div class="tuxbar btn-toolbar border border-1 bg-light p-1 mb-3 justify-content-between" role="toolbar" aria-label="Tuxbar for Tuxboard">     <form>         <div class="btn-group btn-group-sm">             <button type="button" id="refresh-button" title="Refresh" class="btn btn-outline-secondary">                 <i class="fa fa-arrows-rotate"></i>             </button>         </div>         <div class="btn-group btn-group-sm mx-2">             <span id="tuxbar-status"></span>         </div>     </form>     <div class="input-group mx-3">         <span id="tuxbar-spinner" hidden><i class="fa-solid fa-sync fa-spin"></i></span>     </div> </div>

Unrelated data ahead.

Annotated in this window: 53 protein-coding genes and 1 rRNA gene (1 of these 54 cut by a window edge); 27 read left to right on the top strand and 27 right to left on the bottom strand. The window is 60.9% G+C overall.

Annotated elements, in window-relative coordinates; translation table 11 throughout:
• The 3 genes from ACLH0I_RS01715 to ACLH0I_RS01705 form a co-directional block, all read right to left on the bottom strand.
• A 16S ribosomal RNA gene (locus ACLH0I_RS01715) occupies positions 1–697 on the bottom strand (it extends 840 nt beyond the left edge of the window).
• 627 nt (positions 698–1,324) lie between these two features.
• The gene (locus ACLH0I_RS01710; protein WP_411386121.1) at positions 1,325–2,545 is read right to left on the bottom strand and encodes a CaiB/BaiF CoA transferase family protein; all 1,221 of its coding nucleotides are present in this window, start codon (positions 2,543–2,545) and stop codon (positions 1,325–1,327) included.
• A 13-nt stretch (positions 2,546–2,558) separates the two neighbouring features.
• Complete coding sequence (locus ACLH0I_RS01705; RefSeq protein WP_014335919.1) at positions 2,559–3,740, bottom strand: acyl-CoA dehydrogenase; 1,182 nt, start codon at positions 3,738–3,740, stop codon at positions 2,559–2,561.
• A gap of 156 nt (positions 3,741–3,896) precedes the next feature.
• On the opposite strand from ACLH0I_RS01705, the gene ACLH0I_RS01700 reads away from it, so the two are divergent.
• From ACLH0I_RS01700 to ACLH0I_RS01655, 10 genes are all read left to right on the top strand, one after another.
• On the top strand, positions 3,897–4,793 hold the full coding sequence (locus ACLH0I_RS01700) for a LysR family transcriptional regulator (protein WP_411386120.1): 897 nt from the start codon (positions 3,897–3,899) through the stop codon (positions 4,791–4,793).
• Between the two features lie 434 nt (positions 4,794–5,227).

The spinner is created through FontAwesome using the spin animation, but other cool animations are available.

Let's create the spinner through a TuxbarSpinner.ts file.

export class TuxbarSpinner extends TuxbarControl {
    constructor(tuxBar: Tuxbar, selector: string) {
        super(tuxBar, selector);

    public getDom = () => this.tuxBar.getDom().querySelector(this.selector);     public show = () => { showElement(this.getDom()); }     public hide = () => { hideElement(this.getDom()); } }

The showElement and hideElement are located in the common.js at the bottom. While we're in the common.js file, we need to add our selector name.

 export const defaultTuxbarSpinnerSelector = "#tuxbar-spinner";

With our new spinner name and class available, we can add the spinner as a control to our Tuxbar. Since the control is located inside the HTML Tuxbar and on the far right, it doesn't matter where we add it in the Tuxbar array (changes in bold)